Kelly Morris holds an MFA from Spalding University, and her work has appeared in various literary magazines. She is a co-founder and regular contributor to the blog Literary Labors (And the Occasional Cheese Dip). When she’s not writing, Kelly can be found hanging out with her kids, who remain unconvinced that being a writer is actually a very cool job.
Even by California’s standards it’s been a warm winter, and the city is drooping, bursting at the seams with citrus. At work, the doctors bring in bags of fruit from the trees in their yards, and those of us in apartments end up taking all the oranges and limes and lemons home. So far I’ve made fresh lemonade, lemon bars, and lemon cookies; yesterday I baked an orange cake, even though I don’t like oranges or cake. And still my counters are cluttered with fruit I can’t bring myself to throw out. There are certain things about the way you’re raised that you can shed and other things that you cling to, or more specifically, that cling to you. My sister and I were never chastised for wasting food, we were never told there were starving children in Africa who would gladly eat our dinners but on the nights my mom cooked, she did it in such a precise way that we rarely had leftovers, and this imparted the message that you don’t waste what you have.
When Wade comes over I pour us glasses of sangria. Even though I scrubbed the skin of the oranges, they are still speckled with black dots.
I should not have put a little star on my calendar next to his wedding date. It’s less star, more heavy dot. I don’t remember making it, but it was probably two nights ago when I realized he was getting married in exactly thirty days. I think it’s understood that whatever it is we’re doing needs to stop. In certain, lucid moments, I recognize the mark as a stop sign.
We sit silently on my couch, not drinking our sangrias. We have a lot in common, Wade and I, but the silence that springs up on nights like this is too heavy to talk around.
Wade’s fiancée is at spin class; Jill spends a lot of time at the gym. Sometimes I try to imagine if Jill and I would be friends under different circumstances. As adults we are clearly dissimilar but maybe in elementary school we would have been friends, say we had been forced to spend time together because of proximity, say we lived on the same street and on the days her best friend and my best friend weren’t around, we would ride our bikes down to the beach. Sometimes I see this so clearly in my mind that it seems probable, it seems certain, in fact, that we were friends as kids.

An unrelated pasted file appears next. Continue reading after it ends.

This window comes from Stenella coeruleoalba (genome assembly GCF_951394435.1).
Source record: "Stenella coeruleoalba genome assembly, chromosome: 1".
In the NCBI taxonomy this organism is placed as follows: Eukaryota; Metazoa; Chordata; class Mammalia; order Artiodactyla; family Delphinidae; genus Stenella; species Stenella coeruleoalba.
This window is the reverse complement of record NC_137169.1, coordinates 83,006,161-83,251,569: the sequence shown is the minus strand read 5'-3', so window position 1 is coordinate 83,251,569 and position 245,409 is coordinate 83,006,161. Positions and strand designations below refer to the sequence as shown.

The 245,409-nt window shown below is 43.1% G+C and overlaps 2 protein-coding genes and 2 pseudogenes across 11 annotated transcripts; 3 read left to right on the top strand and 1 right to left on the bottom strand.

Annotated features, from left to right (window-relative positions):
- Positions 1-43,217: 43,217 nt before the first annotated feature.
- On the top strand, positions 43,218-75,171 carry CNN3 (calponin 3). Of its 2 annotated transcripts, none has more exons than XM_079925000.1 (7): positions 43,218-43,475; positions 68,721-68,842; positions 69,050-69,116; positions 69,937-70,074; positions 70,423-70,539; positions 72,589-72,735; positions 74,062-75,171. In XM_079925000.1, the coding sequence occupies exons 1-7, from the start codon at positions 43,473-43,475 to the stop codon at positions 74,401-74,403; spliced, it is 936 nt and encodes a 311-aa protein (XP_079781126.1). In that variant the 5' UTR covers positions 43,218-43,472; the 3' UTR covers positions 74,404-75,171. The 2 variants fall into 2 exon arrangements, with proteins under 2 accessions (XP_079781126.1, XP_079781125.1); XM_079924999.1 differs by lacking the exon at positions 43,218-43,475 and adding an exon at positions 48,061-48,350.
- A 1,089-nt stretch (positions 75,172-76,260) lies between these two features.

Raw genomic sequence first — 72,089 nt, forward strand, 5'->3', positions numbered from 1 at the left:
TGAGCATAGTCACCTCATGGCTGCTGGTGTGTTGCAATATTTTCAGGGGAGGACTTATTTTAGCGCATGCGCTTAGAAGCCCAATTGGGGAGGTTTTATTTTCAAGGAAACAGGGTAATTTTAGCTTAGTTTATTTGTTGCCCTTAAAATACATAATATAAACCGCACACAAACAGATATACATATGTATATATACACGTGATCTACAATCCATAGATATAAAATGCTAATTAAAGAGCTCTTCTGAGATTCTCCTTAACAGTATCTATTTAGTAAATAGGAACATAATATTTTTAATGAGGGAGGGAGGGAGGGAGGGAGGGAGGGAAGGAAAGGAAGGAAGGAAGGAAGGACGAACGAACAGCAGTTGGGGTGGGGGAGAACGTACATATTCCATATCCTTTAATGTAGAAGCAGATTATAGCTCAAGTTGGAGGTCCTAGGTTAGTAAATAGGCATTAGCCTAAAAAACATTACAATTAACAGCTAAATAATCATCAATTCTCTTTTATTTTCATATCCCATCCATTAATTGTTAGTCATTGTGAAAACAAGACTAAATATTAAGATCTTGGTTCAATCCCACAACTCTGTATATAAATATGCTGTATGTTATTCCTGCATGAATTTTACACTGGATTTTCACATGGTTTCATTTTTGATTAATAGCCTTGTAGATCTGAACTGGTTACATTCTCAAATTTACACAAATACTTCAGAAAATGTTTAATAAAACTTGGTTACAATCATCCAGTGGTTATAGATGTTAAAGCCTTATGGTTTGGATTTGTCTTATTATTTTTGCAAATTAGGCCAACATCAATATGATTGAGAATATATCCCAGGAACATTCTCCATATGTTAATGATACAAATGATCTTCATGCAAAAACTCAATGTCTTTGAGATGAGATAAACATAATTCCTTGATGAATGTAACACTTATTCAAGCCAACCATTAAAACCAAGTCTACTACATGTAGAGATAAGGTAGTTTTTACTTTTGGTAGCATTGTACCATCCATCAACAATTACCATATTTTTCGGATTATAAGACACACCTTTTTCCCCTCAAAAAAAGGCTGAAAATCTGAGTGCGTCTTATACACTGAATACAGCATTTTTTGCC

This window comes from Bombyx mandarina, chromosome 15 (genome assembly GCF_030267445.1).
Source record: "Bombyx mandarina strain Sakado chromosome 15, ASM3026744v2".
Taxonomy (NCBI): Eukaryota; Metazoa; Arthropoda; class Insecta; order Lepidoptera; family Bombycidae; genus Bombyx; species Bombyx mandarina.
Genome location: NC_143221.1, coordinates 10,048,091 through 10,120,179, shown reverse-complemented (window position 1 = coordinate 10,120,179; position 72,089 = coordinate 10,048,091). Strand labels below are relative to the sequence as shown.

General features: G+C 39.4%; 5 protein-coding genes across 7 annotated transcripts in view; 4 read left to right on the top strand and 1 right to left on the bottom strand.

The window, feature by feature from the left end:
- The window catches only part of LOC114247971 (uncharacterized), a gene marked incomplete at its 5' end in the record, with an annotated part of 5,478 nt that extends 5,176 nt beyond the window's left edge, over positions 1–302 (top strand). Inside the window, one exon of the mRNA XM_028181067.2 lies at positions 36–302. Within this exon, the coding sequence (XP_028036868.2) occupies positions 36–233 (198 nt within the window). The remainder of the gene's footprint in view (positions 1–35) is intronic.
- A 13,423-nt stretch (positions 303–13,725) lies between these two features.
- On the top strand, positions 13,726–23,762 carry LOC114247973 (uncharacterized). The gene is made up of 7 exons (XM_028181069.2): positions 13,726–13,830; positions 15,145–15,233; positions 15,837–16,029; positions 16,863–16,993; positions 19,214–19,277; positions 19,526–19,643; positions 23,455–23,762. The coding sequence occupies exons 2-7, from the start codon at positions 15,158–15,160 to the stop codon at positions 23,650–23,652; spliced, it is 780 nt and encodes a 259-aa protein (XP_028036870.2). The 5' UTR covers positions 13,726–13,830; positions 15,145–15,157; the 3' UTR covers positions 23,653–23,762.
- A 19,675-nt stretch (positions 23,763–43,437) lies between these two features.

One time Jill smiled at me by the mailboxes. “Hell-o,” she said. “Can you believe this weather we’re having?”
“I really can’t,” I said. We haven’t spoken since.
“Anything interesting happen at work?” Wade asks now. He’s wearing a dingy gray sweatshirt that makes him look heavier than he is.
“No.” I say this even though I think he’d enjoy the story of Megan demonstrating with a tongue depressor how tampons are inserted. Why do you have to shove it inside? asked Franklin, who is thirty and should know better. Isn’t there suction involved?
Wade would especially enjoy the story of the woman who came in claiming she was having a heart attack and who later delivered a six-pound boy. Wade loves that show I Didn’t Know I was Pregnant. He likes calling out to the people on the show, You’re not passing a kidney stone, you’re having a baby!
“Nothing interesting happened?” Wade asks, turning to me. Sometimes I can’t stand how much I like his face.
“I have a headache,” I say.
Once I’m alone I pick out all the fruit from the sangria and throw it away. Before I can talk myself out of it, I sweep all the fruit from the counter into the same garbage bag. Wade is sitting on his balcony, drinking a beer, and he watches me open the dumpster, waves as I walk past. I wave back. Sometimes we are just so neighborly with each other.